The Guardian today carries a story about an effort at the UK National Musem of Computing at Bletchley Park to install and restore the world’s oldest working modern electric computer, the Harwell Dekatron Computer (aka the WITCH, pictured here), built originally for the UK Atomic Energy Research Establishment at Harwell in 1951. The restoration is being done by UK Computer Conservation Society.
Note: The Guardian claims this to be the world’s oldest working computer. I am sure there are older “computers” still working elsewhere, if we assume a computer is a programmable device. At late as 1985, in Harare, I saw at work in factories programmable textile and brush-making machinery which had been built in Britain more than a century earlier.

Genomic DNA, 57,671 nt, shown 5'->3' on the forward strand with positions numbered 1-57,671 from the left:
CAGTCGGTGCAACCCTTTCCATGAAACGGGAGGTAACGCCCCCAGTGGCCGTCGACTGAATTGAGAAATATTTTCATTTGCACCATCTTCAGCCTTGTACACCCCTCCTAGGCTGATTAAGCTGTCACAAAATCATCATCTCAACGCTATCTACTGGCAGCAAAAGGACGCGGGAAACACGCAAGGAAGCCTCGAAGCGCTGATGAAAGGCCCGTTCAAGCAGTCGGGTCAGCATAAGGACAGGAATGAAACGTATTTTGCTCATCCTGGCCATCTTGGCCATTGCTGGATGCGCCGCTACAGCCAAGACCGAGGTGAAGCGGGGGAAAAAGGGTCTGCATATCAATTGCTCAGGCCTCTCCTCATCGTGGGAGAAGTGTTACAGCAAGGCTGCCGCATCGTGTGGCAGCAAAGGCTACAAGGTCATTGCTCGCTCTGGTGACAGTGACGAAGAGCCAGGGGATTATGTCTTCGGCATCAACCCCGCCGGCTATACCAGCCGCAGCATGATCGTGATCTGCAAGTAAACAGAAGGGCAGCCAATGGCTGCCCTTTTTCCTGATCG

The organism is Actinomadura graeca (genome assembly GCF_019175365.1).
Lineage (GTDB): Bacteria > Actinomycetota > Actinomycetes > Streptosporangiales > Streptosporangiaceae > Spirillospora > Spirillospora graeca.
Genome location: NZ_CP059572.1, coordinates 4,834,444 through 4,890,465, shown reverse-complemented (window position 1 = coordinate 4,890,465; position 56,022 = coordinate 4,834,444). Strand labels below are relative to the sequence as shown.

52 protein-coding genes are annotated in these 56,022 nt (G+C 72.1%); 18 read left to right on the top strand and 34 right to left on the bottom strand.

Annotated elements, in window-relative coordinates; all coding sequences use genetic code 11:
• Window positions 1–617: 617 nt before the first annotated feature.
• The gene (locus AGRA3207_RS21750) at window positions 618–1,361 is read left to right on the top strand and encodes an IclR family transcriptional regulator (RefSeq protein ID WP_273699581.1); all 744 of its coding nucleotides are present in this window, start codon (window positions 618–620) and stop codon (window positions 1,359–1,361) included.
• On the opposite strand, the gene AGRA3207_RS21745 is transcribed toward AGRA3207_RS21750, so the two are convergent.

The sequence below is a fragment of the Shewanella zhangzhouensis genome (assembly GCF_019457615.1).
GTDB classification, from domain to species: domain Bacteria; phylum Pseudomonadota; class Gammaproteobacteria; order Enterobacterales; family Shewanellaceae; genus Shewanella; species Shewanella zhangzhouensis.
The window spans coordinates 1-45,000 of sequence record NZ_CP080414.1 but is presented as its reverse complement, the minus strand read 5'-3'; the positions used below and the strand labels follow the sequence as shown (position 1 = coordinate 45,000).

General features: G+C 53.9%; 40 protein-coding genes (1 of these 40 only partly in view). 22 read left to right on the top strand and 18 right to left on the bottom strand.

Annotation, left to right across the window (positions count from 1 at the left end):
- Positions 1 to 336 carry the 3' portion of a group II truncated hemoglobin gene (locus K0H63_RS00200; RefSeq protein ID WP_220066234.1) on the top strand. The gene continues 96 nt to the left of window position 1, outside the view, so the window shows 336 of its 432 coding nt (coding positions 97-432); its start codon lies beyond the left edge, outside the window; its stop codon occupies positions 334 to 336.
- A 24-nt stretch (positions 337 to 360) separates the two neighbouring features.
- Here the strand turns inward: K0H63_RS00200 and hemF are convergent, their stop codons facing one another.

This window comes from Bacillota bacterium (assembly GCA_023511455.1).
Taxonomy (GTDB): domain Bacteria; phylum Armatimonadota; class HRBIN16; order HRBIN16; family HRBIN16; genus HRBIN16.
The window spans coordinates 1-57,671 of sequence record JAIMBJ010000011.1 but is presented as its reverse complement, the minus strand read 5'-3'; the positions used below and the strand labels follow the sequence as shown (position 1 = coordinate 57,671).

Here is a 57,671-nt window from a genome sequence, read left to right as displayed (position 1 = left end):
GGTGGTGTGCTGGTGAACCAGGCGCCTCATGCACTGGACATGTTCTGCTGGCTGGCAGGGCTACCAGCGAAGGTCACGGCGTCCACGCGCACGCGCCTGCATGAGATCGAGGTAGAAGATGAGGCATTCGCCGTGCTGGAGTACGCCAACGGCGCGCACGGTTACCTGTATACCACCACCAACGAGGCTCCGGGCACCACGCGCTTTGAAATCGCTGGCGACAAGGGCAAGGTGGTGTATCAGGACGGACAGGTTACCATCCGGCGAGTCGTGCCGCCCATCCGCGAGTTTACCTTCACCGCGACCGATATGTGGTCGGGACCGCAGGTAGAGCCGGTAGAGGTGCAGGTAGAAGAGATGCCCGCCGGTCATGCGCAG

“One of the things that attracted us to the project was that it was built from standard off-the-shelf Post Office components, of which we have a stock built up for Colossus,” says Frazer. “And we have some former Post Office engineers who can do that sort of wiring.”
Frazer says he can imagine the machine’s three designers – Ted Cooke-Yarborough, Dick Barnes and Gurney Thomas – going to the stores with a list and saying: “We’d like these to build a computer, please.”
Dick Barnes, now a sprightly 88, says: “We had to build [the machine] from our existing resources or we might not have been allowed to build it at all. The relay controls came about because that was my background: during the war I had produced single-purpose calculating devices using relays. We knew it wasn’t going to be a fast computer, but it was designed to fulfil a real need at a time when the sole computing resources were hand-turned desk calculators.”